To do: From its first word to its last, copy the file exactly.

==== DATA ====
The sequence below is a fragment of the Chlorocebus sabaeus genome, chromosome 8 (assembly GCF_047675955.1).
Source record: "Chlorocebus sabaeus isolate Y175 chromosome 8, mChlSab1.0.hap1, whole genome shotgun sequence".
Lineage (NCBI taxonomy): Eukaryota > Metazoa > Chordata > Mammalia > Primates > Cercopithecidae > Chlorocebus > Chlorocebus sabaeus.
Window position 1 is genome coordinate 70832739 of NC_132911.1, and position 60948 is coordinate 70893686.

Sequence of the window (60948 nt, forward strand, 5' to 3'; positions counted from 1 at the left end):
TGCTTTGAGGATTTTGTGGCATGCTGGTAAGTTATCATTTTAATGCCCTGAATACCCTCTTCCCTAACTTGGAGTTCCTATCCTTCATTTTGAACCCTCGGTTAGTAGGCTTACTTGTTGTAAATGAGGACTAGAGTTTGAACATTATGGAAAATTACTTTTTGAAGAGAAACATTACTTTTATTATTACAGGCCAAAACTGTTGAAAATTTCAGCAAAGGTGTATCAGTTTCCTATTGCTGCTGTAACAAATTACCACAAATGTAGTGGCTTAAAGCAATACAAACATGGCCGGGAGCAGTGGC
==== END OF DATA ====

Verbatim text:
The sequence below is a fragment of the Chlorocebus sabaeus genome, chromosome 8 (assembly GCF_047675955.1).
Source record: "Chlorocebus sabaeus isolate Y175 chromosome 8, mChlSab1.0.hap1, whole genome shotgun sequence".
Lineage (NCBI taxonomy): Eukaryota > Metazoa > Chordata > Mammalia > Primates > Cercopithecidae > Chlorocebus > Chlorocebus sabaeus.
Window position 1 is genome coordinate 70832739 of NC_132911.1, and position 60948 is coordinate 70893686.

Sequence of the window (60948 nt, forward strand, 5' to 3'; positions counted from 1 at the left end):
TGCTTTGAGGATTTTGTGGCATGCTGGTAAGTTATCATTTTAATGCCCTGAATACCCTCTTCCCTAACTTGGAGTTCCTATCCTTCATTTTGAACCCTCGGTTAGTAGGCTTACTTGTTGTAAATGAGGACTAGAGTTTGAACATTATGGAAAATTACTTTTTGAAGAGAAACATTACTTTTATTATTACAGGCCAAAACTGTTGAAAATTTCAGCAAAGGTGTATCAGTTTCCTATTGCTGCTGTAACAAATTACCACAAATGTAGTGGCTTAAAGCAATACAAACATGGCCGGGAGCAGTGGC